The best way to store your camera film rolls is in the freezer (though you should never consider freezing instant films like Polaroid, Impossible Project, or Fuji Instax, as this will severely damage the chemicals on the film’s surface). Unused camera roll film is susceptible to the damage of gamma rays and heat, so storing it in a dark, cold place is crucial. Interestingly, the slower the film’s speed, the longer it will keep.

To freeze your film, remove the plastic containers with film from their boxes to save space in your freezer (if the rolls are wrapped in foil wrappers, leave the wrappers intact). Label each container with the film type and ISO. You can also add the date you are freezing the film in order to use older rolls first. Sort the films by type into plastic bins or boxes, pop on the lid, and slide them into your freezer.

Before using the film, be sure to bring it to room temperature before handling because cold film is very brittle. Frozen camera roll film has been known to stay fresh after over a decade of sitting in the freezer!

Film Reels

Family film heirlooms, film art pieces, and film stock for future projects don’t necessarily need to be frozen in order to be usable for years to come. The one exception is 35mm nitrate base reel film, which is highly combustible; keep this type of film in a well-ventilated freezer.

18mm, 16mm, and 35mm film with an acetate or polyester base need to be stored in moisture-proof and corrosion-resistant containers. These containers should also allow airflow to the film, as film needs to breathe. Stack the containers horizontally in a space that enjoys a consistently low temperature and humidity level (this rules out attics, basements, and garages).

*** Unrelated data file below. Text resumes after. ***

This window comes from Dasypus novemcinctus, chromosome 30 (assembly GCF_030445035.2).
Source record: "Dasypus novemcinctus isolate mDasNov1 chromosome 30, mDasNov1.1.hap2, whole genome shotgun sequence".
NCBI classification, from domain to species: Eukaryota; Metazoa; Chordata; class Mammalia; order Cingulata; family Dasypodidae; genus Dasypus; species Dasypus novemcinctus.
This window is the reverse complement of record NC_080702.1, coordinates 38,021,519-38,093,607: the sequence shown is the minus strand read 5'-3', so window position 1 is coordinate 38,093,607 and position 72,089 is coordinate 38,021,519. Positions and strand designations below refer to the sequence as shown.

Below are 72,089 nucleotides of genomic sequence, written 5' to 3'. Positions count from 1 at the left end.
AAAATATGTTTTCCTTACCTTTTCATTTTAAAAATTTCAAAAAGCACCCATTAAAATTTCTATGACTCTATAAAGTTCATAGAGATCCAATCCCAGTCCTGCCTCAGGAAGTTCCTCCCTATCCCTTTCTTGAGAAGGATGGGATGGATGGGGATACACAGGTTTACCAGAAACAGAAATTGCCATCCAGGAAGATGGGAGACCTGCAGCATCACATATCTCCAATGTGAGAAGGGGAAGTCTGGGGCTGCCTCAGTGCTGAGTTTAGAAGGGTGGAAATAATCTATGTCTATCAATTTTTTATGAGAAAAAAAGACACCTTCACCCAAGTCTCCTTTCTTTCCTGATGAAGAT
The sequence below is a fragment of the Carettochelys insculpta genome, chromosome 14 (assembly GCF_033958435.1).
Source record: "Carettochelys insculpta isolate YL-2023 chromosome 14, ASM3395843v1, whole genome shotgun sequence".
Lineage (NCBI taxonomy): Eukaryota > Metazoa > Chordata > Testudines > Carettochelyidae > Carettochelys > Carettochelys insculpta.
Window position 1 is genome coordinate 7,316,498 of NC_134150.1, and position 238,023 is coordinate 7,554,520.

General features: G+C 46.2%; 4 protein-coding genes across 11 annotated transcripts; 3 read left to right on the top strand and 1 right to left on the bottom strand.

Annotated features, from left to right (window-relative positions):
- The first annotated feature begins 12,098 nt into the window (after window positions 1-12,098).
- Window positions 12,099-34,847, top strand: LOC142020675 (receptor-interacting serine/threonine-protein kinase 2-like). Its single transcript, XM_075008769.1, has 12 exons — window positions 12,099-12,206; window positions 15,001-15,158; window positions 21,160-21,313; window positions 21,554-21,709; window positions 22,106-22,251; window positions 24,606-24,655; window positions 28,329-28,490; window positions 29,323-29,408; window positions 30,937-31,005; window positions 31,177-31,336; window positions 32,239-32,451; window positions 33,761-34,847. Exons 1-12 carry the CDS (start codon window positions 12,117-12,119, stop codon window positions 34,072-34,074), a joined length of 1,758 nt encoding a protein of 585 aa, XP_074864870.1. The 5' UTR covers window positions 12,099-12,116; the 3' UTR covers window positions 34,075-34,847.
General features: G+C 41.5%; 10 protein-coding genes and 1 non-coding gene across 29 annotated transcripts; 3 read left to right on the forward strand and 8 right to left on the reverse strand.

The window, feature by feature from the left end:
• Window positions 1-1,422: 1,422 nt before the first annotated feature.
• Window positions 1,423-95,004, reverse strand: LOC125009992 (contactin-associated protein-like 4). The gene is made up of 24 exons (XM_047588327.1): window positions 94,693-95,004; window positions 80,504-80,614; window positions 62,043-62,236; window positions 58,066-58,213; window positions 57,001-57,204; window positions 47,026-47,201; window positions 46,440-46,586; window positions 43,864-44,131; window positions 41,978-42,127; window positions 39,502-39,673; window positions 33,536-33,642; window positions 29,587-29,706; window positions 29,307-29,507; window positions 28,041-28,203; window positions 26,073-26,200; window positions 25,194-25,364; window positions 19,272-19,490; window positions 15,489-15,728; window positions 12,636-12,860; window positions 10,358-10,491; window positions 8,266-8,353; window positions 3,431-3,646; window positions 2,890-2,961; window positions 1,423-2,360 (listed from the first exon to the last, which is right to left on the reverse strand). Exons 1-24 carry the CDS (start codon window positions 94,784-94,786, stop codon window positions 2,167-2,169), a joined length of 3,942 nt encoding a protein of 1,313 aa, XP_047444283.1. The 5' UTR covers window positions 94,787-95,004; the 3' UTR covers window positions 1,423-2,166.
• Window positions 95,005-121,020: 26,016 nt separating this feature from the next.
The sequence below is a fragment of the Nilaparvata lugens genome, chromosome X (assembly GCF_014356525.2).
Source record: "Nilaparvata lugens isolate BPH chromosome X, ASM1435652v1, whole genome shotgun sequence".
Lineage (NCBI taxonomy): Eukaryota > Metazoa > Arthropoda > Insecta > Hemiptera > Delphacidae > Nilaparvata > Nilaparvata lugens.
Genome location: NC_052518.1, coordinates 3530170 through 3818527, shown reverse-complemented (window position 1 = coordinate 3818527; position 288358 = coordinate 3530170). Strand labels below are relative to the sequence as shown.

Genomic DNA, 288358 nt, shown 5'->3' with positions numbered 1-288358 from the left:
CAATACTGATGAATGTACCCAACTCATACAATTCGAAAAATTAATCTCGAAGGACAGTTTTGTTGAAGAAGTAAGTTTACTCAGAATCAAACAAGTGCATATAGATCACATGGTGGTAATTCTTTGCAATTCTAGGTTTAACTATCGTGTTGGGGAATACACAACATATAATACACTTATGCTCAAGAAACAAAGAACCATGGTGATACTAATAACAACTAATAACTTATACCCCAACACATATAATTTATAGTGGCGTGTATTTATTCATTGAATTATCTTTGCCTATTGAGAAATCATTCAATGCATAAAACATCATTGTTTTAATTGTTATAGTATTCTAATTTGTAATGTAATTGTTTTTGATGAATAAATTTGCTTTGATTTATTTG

For valuable film collections, consider renting a unit from a highly rated and qualified fine art storage facility such as Museo Vault. Located in Southern Florida, our fine art storage facility is built to withstand the ravages of nature while maintaining optimal temperature and humidity levels for each type of fine art. Our clients also enjoy Museo Vault’s list of related art services, including transport and installation, museum-quality packing and crating, domestic and international shipping, collection management, and more. Visit our Homepage to get more information about our facility, staff, and services and to request a quote.

6 of the Weirdest Art Mediums You’ve Ever Seen (#3 Will Make You Gag)

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Creative Floor Art

Food and leaf mosaic by Thangaraj Kumaravel; image source:

No matter what it is, some inventive, creative mind will figure out how to turn it into art. Artists who work with weird mediums have gone far beyond canvas, paper, and earth to wow an audience with their creations. Maybe it’s the shock value, maybe it’s just because no one else was doing it and they had a light bulb moment—whatever happened, we’re intrigued by the results.


1. Cheetos®

Andy Huot turned a tasty snack into an Instagram hit when he realized that some Cheetos® pieces look like other things. He took some photos of his finds and posted them (with comments) on Instagram in order to entertain friends and family, but his account, cheescurlsofinstagram, has since become a very popular site on the social media website with over 40,000 followers.

Huot has kept his day job as a mechanical engineer, using the evening hours to pursue his artistic snack photography.

Cheese Snacks

2. Cassette Tape and Film

The rise of the digital age meant self-taught Chicago artist Erika Iri5 (pronounced “Iris”) just had more of one of her favorite mediums to play with: cast-off relics of the analog world. Her works include portraits of famous celebrities created from cassette tape and VCR cassette film as well as old reel-to-reel film.

Close Up Of Vintage Audio Tape Cassette, Isolated On White, With Clipping Path

3. Bodily Fluids

Bodily fluids are plentiful and easy to obtain, so why not use them to create artwork? Who knew blood or vomit could be so beautiful?